About this time of year for the last several years I take a step away from steelhead and head to one of my old stomping grounds on Oregon's Metolius River. Back in the day I would spend a considerable amount of my fishing time beating my head against the ponderosa pines on the banks of this river looking for its elusive redband, brown and bull trout. The crystal clear spring fed waters, amazing bug hatches, hard fighting fish and sometimes behemoth bulls kept me coming back. To this day when someone asks me where I fish I always say the Met, though over the years I seem find myself going there less and less. Yet every Spring I make at least one trip to this river in hopes of renewing my faith in trout fishing.
Though I can't seem to get the pull of a steelhead off my mind the thought of one of those mid-teen bull trout on the end of my six weight is usually enough get my mind off steelhead for at least a couple days. I didn't find one of those huge green demons, but what I did find was the beautiful river I used to fish devoid of other fishermen as well as a few scrappy fish that wanted to play. I guess the cold 26 degrees and snow were keeping the yuppies on the slopes of Mt Hood and Mt Bachelor instead of on the river.
Keith Darnall about to release his first Metolius Bull Trout.
The Metolius River is located about 120 miles Southeast of Salem and 15 miles north of Sisters, Oregon. The spring fed waters originating from an underground aquifer East of Round Butte, Oregon. This spring feeds the river before going through series of gorges where other smaller tributaries meet and ending in the western end of the Lake Billy Chinook. This river contains several species of fish, redband and brown trout, two species of char, brook and bull trout as well as mountain whitefish. Though both brook and brown trout are not native to this system, they can be found from residualized hatchery planting in the past. In the fall you will also find a migration of kokanee (landlocked sockeye salmon) that move up from Lake Billy Chinook to spawn.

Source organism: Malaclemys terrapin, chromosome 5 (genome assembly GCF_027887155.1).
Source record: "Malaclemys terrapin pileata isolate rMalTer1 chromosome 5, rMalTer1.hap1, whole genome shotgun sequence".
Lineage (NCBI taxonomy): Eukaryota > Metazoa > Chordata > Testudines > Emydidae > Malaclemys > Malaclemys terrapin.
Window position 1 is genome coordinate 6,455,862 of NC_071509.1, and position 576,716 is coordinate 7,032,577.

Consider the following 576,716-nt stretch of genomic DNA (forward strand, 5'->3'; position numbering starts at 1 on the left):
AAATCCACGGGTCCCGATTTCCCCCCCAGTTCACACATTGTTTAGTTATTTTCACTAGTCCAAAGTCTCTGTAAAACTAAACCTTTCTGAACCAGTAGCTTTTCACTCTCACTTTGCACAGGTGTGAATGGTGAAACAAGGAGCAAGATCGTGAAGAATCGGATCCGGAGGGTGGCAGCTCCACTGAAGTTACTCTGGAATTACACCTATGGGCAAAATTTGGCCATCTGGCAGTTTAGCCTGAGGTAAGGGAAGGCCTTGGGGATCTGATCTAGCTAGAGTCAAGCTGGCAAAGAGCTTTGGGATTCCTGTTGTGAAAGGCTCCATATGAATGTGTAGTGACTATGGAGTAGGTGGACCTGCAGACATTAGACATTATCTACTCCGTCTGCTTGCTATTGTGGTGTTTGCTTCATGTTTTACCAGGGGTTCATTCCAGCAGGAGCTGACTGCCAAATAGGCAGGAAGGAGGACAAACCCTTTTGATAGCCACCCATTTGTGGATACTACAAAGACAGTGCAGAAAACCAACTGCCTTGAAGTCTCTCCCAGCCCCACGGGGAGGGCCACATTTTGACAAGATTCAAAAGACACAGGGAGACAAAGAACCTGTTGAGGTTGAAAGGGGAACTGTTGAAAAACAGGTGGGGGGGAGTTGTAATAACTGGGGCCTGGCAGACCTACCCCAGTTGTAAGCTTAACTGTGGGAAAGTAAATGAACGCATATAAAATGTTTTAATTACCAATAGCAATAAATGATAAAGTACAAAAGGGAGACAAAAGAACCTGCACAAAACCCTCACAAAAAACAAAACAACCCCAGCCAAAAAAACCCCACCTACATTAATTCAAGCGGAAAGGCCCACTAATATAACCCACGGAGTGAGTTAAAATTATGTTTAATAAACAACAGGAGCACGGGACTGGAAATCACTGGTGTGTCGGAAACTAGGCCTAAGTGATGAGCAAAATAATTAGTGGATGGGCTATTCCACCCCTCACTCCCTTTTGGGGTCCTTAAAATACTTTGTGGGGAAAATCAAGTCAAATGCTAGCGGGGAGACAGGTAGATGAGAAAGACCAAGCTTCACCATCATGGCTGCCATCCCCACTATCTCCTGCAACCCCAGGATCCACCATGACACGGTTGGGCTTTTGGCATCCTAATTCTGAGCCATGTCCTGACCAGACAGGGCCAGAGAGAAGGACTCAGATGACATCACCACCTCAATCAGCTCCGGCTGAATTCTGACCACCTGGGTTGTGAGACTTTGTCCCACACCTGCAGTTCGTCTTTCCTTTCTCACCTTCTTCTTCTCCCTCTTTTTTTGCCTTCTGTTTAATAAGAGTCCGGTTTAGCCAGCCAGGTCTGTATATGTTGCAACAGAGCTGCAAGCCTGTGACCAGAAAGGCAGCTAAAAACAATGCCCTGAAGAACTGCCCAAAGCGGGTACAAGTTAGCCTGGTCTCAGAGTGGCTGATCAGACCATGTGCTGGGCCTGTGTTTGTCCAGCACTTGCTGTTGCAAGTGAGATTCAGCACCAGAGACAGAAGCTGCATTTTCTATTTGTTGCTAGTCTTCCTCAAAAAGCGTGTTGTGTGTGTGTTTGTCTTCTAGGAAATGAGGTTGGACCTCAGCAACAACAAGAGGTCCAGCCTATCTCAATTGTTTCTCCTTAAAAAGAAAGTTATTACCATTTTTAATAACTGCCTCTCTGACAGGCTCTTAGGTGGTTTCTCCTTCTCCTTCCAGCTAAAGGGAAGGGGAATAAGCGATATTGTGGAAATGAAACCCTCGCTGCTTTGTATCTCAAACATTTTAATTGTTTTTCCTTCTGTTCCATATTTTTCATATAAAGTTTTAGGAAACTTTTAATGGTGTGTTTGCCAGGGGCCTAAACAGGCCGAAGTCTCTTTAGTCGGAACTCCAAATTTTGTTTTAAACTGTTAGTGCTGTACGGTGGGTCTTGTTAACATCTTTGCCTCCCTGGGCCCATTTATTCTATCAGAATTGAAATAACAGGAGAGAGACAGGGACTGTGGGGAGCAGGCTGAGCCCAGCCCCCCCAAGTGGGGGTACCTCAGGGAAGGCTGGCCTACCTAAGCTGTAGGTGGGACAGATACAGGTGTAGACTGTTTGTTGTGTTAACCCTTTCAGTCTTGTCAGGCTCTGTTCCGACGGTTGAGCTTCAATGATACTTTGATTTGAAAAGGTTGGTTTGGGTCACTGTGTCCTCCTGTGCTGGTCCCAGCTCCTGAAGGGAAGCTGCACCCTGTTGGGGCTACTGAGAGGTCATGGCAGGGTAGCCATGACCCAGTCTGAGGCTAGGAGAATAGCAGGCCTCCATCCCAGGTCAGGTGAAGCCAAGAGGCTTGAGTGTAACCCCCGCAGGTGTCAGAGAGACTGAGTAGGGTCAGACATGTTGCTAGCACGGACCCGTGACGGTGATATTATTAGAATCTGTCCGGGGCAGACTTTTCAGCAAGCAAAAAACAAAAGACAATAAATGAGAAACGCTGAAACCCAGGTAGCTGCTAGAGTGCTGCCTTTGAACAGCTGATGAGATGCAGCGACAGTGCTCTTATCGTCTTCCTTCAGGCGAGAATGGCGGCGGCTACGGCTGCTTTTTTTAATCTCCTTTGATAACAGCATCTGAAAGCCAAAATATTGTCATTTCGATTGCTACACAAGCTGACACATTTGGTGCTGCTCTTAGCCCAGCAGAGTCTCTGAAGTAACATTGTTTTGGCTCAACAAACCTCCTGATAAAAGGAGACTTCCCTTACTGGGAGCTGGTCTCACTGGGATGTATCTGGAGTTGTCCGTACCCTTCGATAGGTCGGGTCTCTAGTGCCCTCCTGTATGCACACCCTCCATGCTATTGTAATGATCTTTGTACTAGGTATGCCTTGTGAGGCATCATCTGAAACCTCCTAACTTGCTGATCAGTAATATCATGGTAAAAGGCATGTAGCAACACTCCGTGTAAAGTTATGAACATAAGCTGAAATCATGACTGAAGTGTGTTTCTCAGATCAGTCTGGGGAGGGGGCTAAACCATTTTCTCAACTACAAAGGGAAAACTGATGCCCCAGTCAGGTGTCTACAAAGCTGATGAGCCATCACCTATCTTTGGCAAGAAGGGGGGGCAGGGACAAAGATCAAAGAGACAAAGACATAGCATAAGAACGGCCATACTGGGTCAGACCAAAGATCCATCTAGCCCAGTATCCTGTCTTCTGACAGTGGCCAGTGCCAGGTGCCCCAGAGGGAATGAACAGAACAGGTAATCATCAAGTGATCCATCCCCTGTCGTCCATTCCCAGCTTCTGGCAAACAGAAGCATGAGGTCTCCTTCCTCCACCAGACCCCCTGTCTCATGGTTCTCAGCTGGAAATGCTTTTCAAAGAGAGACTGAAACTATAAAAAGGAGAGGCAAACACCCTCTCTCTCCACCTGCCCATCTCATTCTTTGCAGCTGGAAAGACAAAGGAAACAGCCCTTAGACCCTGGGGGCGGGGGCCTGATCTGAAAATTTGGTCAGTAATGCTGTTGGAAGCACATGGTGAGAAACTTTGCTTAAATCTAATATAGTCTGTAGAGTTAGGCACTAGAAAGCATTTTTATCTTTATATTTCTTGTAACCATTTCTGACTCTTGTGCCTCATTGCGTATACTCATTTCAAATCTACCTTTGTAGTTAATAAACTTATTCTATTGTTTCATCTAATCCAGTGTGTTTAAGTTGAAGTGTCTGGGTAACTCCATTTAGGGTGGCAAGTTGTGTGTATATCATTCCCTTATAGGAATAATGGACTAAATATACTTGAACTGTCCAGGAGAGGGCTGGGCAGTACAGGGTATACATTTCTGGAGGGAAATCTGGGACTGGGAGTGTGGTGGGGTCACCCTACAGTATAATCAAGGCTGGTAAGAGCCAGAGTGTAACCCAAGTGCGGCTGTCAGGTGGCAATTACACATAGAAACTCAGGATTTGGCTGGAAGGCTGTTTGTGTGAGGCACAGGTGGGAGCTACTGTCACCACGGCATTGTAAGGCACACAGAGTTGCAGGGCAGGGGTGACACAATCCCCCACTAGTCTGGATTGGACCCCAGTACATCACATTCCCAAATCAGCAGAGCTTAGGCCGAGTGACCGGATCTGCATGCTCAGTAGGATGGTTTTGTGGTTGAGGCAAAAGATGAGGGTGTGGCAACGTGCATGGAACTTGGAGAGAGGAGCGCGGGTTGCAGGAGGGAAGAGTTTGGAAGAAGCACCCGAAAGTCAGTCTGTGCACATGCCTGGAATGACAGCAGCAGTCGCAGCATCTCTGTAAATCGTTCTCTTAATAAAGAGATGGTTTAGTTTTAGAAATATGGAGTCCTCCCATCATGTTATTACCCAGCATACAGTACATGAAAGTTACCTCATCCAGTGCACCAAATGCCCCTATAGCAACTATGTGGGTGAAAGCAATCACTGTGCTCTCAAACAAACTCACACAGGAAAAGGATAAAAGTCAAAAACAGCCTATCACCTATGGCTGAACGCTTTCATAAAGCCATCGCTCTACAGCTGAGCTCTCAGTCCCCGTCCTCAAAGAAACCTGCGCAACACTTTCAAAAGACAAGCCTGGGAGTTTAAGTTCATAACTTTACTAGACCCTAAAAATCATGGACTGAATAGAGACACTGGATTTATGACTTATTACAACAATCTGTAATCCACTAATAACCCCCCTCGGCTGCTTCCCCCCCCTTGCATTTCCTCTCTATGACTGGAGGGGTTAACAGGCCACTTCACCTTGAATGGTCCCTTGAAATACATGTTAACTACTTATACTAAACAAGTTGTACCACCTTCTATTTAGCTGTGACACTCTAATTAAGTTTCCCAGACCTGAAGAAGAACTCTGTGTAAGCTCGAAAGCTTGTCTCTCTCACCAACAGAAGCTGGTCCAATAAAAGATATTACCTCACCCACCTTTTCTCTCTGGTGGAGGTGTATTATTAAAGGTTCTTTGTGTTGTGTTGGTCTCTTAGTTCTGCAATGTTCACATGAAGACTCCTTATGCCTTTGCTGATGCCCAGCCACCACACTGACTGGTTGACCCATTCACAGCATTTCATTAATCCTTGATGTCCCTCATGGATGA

The name Metolius is a Warm Springs Indian name for stinking fish, named for the smell of carcasses from dead sockeye and king salmon found on its banks after spawning in the fall and winter. With luck and the new ladders put in both Round Butte and Pelton Dam downstream on the Deschutes River there is hopes of bringing these fish back to this upper watershed. Read more about this project here and on Oregon Live.
This is by far one of the most beautiful rivers I have ever fished and a river worthy to visit if only for hiking and camping purposes. Fishing is just a bonus, but do not expect to catch much. These fish see everything and their reputation for being difficult to catch holds up for those who do not fish it regularly.
Calvin Fuller with a tidewater Dean River Steelhead.
Tucked away in the Northern Idaho's panhandle is a rich and vibrant growing community of Sandpoint. Sandpoint, located on the banks of Lake Pend Oreille is in the heart of a rich hunting and fishing community. Surrounded by lush forest and healthy lakes, the opportunities for the outdoorsman are vast. World record Gerrard Rainbow and Lake Trout and an array of warmwater species inhabit the local lakes while the local creeks hold Westslope Cutthroat, Bull Trout and Rainbow Trout. Its location is also key being close to neighboring systems like the Clark Fork, Kootenai and Cour De Alene. Hunting opportunities include elk, moose, woodland caribou, mule and white-tailed deer, cougar, black bear and bighorn sheep. Sounds like fun don't it?
Calvin Fuller and Tom Anderson owns and operates Sandpoint Outfitters in Ponderay. They offer both fly tying and fishing classes and can keep you up to date on the local fishing and hunting opportunities in the area. Keep them in mind when you are in Northern Idaho.
Calvin recently entered the blogging world with Chrome Tails. Chrome Tails will allow you to follow him, friends and family as they travel the world in pursuit of its fish and game in exotic and beautiful locations. I am still envious of his Sustut trip he took years ago with his father Jim, not to mention their recent trip to Tierra Del Fuego. These guys really know how to live right and their travels are a worthy read indeed.